This whole “grateful” thing on Thanksgiving isn’t my kind of language, but I am definitely grateful to be a part of a multi-pronged movement for social justice, especially living in such a nasty, mean-spirited country. On Tuesday November 25, my friend Lucky and I joined the #BlackLivesMatter demonstration in Boston. Such demonstrations are taking places by the dozens across the USA and abroad.
I’m not going to explain any background for those who have not been paying attention to the murders – hundreds each year – of young Black people at the hands of white cops, and in particular of the murder in Ferguson of Mike Brown by a white cop who was exonerated by a dodgy, drawn-out grand jury procedure. Or why “Hands up! Don’t shoot!” is the operative slogan.
The initial rally in Dudley Square, Roxbury is inspiring. Most of the speakers from the organizing committee are young Black women, but we also hear from a lovely guy who mentions queer people, to loud applause. After 4 ½ minutes of silence at the request of Mike Brown’s parents, candles are passed from hand to hand. Once the mic is opened up, a series of young Black women spend their two minutes calling for revolution, connecting capitalism to racism and sexism, and preaching to a crowd that yelled back emotionally. Perhaps the biggest cheer goes up for the call to boycott Black Friday and to support the Walmart workers. One woman tells us, “I am a community elder. I am 54.” After speaking, she sings Bob Marley’s “Redemption Song” in a clear, tender voice.
I turn to Lucky and say, “If she’s an elder at 54, what am I at 67?” A young woman standing beside me with a posse of her girlfriends is shocked. “Thank you for coming,” she says in a solicitous tone – as if I were a welcome if creaky alien. “I’ve been coming to civil rights actions since I was 14,” I answer.
We set off to march – we do not know to where. It is a long march but among the very mixed crowd are people with infants, a person using a power wheelchair, and a very fleet woman on crutches. How fabulously loud and energetic we are – hour after hour. Police estimated the crowd at 1,400 or so, but I’m sure it topped 2,000.
Back up, back up. We want free-dom, free-dom.
All these racist-assed cops. We don’t need ‘em, need ‘em.
Our arrival at the on-ramp to the Southeast Expressway brings new light to the concept of “No justice, no peace.” People would have to get on the highways via a different route on a crowded traffic day, but such temporary inconvenience cannot be compared to the racist terror so many of our people live under in the USA. Killing after killing by law enforcement. A “war on drugs” used to incarcerate several generations of people of color. Stop and Frisk laws that remind one of what Palestinians go through. Mandatory prison sentences. Crappy schools. The war on women. Reductions in benefits. Expensive health insurance. Impossible college fees. A redistribution of wealth since 2008 that has profoundly impoverished so many and stolen the homes of uncounted people.
We march along a huge dark building. Lights begin to come on one after another. It is the South Bay House of Correction, a men’s prison. The men inside are jumping up and down, silhouettes of solidarity, and we thousands yell, “Free the prisoners!" and, more poignantly, "We see you!”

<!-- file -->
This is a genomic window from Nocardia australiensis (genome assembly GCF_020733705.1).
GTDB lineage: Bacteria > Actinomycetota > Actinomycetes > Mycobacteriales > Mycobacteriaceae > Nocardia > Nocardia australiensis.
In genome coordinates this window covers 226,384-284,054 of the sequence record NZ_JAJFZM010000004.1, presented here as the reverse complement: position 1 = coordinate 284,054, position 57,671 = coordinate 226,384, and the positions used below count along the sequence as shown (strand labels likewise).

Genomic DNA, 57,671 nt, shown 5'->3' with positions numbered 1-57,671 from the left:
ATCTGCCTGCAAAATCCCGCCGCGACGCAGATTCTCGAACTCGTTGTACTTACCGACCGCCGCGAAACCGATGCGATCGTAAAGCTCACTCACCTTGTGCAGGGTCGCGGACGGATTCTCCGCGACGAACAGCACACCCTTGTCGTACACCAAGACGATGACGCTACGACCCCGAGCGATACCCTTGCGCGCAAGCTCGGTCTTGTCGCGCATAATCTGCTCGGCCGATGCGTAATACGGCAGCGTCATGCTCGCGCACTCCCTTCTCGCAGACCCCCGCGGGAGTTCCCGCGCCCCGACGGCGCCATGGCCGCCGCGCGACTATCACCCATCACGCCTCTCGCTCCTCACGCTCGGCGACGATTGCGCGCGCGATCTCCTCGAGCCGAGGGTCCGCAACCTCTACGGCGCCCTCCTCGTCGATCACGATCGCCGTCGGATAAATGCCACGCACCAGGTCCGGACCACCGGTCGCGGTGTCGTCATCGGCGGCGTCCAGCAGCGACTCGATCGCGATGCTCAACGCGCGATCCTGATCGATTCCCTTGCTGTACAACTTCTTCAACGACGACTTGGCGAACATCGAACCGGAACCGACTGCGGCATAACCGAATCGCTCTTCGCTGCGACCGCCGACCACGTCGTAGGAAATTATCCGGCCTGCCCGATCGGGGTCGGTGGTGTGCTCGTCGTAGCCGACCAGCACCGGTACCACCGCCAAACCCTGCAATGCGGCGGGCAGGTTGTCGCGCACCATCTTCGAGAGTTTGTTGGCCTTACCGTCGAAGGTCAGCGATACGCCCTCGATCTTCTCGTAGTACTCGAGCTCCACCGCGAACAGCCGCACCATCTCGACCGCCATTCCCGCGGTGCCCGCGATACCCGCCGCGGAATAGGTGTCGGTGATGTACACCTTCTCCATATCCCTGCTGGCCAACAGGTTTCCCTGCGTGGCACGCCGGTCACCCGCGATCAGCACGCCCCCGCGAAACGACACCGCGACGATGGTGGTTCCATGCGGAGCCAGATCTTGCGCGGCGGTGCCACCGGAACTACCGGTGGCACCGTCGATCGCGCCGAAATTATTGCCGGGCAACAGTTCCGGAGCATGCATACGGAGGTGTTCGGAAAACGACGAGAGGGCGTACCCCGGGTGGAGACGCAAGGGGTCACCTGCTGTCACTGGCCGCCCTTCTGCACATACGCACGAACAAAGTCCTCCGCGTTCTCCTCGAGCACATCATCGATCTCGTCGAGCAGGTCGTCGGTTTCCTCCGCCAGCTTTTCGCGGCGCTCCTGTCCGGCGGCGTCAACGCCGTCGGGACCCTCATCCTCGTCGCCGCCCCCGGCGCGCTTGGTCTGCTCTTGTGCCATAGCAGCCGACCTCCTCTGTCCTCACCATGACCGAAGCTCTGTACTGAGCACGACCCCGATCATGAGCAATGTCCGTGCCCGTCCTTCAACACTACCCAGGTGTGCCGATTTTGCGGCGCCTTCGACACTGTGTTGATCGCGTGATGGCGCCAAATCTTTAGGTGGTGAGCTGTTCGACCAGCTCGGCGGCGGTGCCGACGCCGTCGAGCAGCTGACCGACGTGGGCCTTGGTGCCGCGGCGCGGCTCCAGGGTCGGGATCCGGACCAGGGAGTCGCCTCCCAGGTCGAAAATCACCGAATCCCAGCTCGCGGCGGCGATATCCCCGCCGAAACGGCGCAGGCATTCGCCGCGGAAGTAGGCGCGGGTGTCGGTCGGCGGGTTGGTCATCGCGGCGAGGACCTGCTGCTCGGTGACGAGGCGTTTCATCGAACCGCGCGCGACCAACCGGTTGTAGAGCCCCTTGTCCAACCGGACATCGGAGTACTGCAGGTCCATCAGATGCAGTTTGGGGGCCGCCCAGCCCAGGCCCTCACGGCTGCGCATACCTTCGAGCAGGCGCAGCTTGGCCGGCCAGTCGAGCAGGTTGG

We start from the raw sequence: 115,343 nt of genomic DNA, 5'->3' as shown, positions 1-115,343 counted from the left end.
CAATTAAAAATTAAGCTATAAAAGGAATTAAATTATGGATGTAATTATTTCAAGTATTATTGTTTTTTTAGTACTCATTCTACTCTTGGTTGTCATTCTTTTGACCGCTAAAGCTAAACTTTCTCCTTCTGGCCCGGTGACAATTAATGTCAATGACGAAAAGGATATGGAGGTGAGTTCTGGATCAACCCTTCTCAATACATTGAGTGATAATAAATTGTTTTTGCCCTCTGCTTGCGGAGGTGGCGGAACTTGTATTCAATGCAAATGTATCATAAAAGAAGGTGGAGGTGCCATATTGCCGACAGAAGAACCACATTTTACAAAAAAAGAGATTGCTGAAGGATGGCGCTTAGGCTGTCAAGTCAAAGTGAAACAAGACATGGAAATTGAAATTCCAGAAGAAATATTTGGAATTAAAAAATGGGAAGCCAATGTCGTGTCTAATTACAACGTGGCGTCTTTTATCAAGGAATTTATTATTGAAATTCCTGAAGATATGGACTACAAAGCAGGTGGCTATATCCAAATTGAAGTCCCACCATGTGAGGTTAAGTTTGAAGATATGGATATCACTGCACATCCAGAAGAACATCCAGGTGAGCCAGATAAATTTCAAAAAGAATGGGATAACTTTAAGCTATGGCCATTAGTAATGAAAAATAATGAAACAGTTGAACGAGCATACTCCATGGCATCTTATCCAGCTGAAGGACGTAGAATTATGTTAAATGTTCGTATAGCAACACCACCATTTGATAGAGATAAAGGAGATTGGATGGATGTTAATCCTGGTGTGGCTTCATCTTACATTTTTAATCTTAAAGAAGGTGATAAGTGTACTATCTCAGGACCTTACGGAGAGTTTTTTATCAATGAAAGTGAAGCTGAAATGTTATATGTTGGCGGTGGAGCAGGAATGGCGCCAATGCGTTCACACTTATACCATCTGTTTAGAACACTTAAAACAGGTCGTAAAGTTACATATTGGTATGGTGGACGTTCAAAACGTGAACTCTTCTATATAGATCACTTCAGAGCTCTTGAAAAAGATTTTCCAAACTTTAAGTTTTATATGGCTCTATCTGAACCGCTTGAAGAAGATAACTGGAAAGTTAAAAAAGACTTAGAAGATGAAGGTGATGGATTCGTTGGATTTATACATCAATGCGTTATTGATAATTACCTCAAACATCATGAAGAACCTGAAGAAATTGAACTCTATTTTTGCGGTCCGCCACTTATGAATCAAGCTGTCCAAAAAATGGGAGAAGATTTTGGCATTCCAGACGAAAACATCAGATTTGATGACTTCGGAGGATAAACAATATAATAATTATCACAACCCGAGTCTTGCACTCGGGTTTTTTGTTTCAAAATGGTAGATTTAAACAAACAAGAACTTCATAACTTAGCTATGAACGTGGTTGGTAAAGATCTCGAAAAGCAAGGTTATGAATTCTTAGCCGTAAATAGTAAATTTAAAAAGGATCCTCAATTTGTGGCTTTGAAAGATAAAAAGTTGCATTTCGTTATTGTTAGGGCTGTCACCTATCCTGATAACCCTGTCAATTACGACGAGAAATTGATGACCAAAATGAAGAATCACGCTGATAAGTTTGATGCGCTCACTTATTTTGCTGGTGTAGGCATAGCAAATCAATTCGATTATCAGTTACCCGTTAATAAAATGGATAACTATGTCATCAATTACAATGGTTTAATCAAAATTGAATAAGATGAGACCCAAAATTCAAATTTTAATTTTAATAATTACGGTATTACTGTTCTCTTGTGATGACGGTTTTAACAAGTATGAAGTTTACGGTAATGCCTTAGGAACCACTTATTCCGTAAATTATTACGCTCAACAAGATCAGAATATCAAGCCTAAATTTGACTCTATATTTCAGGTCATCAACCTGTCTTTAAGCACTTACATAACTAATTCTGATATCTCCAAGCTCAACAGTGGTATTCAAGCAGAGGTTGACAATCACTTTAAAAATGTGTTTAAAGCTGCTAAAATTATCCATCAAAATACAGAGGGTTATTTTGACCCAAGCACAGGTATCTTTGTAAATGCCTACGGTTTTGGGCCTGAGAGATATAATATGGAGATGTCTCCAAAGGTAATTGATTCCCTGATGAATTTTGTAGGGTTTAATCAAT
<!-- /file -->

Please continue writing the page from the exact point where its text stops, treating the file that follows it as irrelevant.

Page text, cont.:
The police stay out of our way. They are on roofs and down side streets, but their only strong presence is at the end of the on-ramp to the highway to keep demonstrators from actually going onto it. However, there is a cabal of white people, perhaps members of a sectarian political group, trying to hijack the demonstration with a tone that conflicts with the tone the organizers have set. One is running around repeatedly screaming into a megaphone, "White people to the front!! Black people sit down!!" While people are calling out in support to the inmates, these folks are screaming, “Come on! Let’s tear it down,” to zero response. It’s often hard to tell these more-radical-than-thou folks from provocateurs. Only their privilege allows them to come into an important community action and try to make it about their own agenda.
And of course long after the demo was over and most of the folks had dispersed, they continued the confrontation with the cops to ensure that all the media coverage would focus on them and their arrests. And it did, to my great annoyance. But if you look at the coverage, you see that they are a hundred or so. I am no apologist for police, but I’ve been forced into unwanted danger by these opportunistic non-collaborative white boys too many times in my life to want anything to do with them.
Throughout the march, people chant “This is what democracy looks like,” but it feels (other than the opportunists) to me more like “This is what solidarity looks like.” The spirit of togetherness amplifies my happiness in following the leadership of these young Black women. There has been a lot of radical activity in these last years – from Occupy to Trayvon Martin to #BlackLivesMatter – and new generations of skilled agitators are stepping up, bringing vitality and strength, and rage to the streets.
As Rev. Al Sharpton said the other day, “You have broken our hearts, but you have not broken our backs.” For all those righteous people of every age with strong backs, I am grateful.